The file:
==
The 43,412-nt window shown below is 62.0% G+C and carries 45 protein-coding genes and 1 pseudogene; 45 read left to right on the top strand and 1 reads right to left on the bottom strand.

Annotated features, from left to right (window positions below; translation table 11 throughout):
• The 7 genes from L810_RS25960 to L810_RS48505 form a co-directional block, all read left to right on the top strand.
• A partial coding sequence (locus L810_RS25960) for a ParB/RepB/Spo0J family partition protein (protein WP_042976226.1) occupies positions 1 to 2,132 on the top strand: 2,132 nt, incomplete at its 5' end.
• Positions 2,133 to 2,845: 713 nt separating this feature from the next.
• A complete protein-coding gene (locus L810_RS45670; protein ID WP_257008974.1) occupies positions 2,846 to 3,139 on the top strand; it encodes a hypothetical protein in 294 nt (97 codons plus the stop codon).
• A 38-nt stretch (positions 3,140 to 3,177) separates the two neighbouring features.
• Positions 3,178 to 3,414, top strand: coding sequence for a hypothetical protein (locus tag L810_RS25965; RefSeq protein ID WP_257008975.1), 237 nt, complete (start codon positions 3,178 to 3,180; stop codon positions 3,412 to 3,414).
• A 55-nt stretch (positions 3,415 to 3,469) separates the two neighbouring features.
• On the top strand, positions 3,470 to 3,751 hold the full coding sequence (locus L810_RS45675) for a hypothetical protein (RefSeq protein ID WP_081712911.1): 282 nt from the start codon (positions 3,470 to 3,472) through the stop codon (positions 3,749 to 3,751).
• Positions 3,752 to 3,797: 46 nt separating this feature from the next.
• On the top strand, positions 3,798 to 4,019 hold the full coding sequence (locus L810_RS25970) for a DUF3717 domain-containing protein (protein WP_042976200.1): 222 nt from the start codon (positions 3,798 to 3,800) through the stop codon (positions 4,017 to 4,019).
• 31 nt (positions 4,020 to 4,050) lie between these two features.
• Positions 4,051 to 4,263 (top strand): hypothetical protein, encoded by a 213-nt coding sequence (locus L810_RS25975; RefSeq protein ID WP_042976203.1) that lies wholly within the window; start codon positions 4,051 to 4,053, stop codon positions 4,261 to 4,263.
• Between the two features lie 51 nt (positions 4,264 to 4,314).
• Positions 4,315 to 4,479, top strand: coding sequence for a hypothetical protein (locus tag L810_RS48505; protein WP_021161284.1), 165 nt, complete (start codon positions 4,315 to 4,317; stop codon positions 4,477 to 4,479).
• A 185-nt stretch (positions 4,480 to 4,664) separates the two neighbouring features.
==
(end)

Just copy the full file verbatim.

The 43,412-nt window shown below is 62.0% G+C and carries 45 protein-coding genes and 1 pseudogene; 45 read left to right on the top strand and 1 reads right to left on the bottom strand.

Annotated features, from left to right (window positions below; translation table 11 throughout):
• The 7 genes from L810_RS25960 to L810_RS48505 form a co-directional block, all read left to right on the top strand.
• A partial coding sequence (locus L810_RS25960) for a ParB/RepB/Spo0J family partition protein (protein WP_042976226.1) occupies positions 1 to 2,132 on the top strand: 2,132 nt, incomplete at its 5' end.
• Positions 2,133 to 2,845: 713 nt separating this feature from the next.
• A complete protein-coding gene (locus L810_RS45670; protein ID WP_257008974.1) occupies positions 2,846 to 3,139 on the top strand; it encodes a hypothetical protein in 294 nt (97 codons plus the stop codon).
• A 38-nt stretch (positions 3,140 to 3,177) separates the two neighbouring features.
• Positions 3,178 to 3,414, top strand: coding sequence for a hypothetical protein (locus tag L810_RS25965; RefSeq protein ID WP_257008975.1), 237 nt, complete (start codon positions 3,178 to 3,180; stop codon positions 3,412 to 3,414).
• A 55-nt stretch (positions 3,415 to 3,469) separates the two neighbouring features.
• On the top strand, positions 3,470 to 3,751 hold the full coding sequence (locus L810_RS45675) for a hypothetical protein (RefSeq protein ID WP_081712911.1): 282 nt from the start codon (positions 3,470 to 3,472) through the stop codon (positions 3,749 to 3,751).
• Positions 3,752 to 3,797: 46 nt separating this feature from the next.
• On the top strand, positions 3,798 to 4,019 hold the full coding sequence (locus L810_RS25970) for a DUF3717 domain-containing protein (protein WP_042976200.1): 222 nt from the start codon (positions 3,798 to 3,800) through the stop codon (positions 4,017 to 4,019).
• 31 nt (positions 4,020 to 4,050) lie between these two features.
• Positions 4,051 to 4,263 (top strand): hypothetical protein, encoded by a 213-nt coding sequence (locus L810_RS25975; RefSeq protein ID WP_042976203.1) that lies wholly within the window; start codon positions 4,051 to 4,053, stop codon positions 4,261 to 4,263.
• Between the two features lie 51 nt (positions 4,264 to 4,314).
• Positions 4,315 to 4,479, top strand: coding sequence for a hypothetical protein (locus tag L810_RS48505; protein WP_021161284.1), 165 nt, complete (start codon positions 4,315 to 4,317; stop codon positions 4,477 to 4,479).
• A 185-nt stretch (positions 4,480 to 4,664) separates the two neighbouring features.